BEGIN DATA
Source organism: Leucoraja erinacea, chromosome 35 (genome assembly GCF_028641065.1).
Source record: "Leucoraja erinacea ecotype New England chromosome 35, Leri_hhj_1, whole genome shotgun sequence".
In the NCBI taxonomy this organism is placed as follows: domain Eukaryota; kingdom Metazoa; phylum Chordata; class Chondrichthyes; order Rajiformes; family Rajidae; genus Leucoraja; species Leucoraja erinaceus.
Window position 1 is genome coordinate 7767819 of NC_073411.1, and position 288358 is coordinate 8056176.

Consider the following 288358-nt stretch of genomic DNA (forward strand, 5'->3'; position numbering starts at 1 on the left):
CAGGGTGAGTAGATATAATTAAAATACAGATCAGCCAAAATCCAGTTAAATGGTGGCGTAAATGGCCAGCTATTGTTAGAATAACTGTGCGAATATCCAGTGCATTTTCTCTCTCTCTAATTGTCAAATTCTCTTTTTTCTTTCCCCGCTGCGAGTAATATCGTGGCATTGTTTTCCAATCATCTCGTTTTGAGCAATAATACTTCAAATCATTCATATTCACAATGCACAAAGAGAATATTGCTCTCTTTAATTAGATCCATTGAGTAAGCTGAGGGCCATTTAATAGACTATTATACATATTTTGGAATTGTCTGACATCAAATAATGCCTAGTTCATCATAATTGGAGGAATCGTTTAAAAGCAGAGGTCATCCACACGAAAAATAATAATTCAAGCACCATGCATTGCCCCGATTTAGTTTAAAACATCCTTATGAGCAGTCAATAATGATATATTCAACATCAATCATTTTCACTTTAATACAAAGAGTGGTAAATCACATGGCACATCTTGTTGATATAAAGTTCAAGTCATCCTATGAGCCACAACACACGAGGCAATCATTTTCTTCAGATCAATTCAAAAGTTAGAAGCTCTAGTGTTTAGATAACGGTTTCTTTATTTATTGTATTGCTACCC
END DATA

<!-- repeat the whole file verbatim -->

Source organism: Leucoraja erinacea, chromosome 35 (genome assembly GCF_028641065.1).
Source record: "Leucoraja erinacea ecotype New England chromosome 35, Leri_hhj_1, whole genome shotgun sequence".
In the NCBI taxonomy this organism is placed as follows: domain Eukaryota; kingdom Metazoa; phylum Chordata; class Chondrichthyes; order Rajiformes; family Rajidae; genus Leucoraja; species Leucoraja erinaceus.
Window position 1 is genome coordinate 7767819 of NC_073411.1, and position 288358 is coordinate 8056176.

Consider the following 288358-nt stretch of genomic DNA (forward strand, 5'->3'; position numbering starts at 1 on the left):
CAGGGTGAGTAGATATAATTAAAATACAGATCAGCCAAAATCCAGTTAAATGGTGGCGTAAATGGCCAGCTATTGTTAGAATAACTGTGCGAATATCCAGTGCATTTTCTCTCTCTCTAATTGTCAAATTCTCTTTTTTCTTTCCCCGCTGCGAGTAATATCGTGGCATTGTTTTCCAATCATCTCGTTTTGAGCAATAATACTTCAAATCATTCATATTCACAATGCACAAAGAGAATATTGCTCTCTTTAATTAGATCCATTGAGTAAGCTGAGGGCCATTTAATAGACTATTATACATATTTTGGAATTGTCTGACATCAAATAATGCCTAGTTCATCATAATTGGAGGAATCGTTTAAAAGCAGAGGTCATCCACACGAAAAATAATAATTCAAGCACCATGCATTGCCCCGATTTAGTTTAAAACATCCTTATGAGCAGTCAATAATGATATATTCAACATCAATCATTTTCACTTTAATACAAAGAGTGGTAAATCACATGGCACATCTTGTTGATATAAAGTTCAAGTCATCCTATGAGCCACAACACACGAGGCAATCATTTTCTTCAGATCAATTCAAAAGTTAGAAGCTCTAGTGTTTAGATAACGGTTTCTTTATTTATTGTATTGCTACCC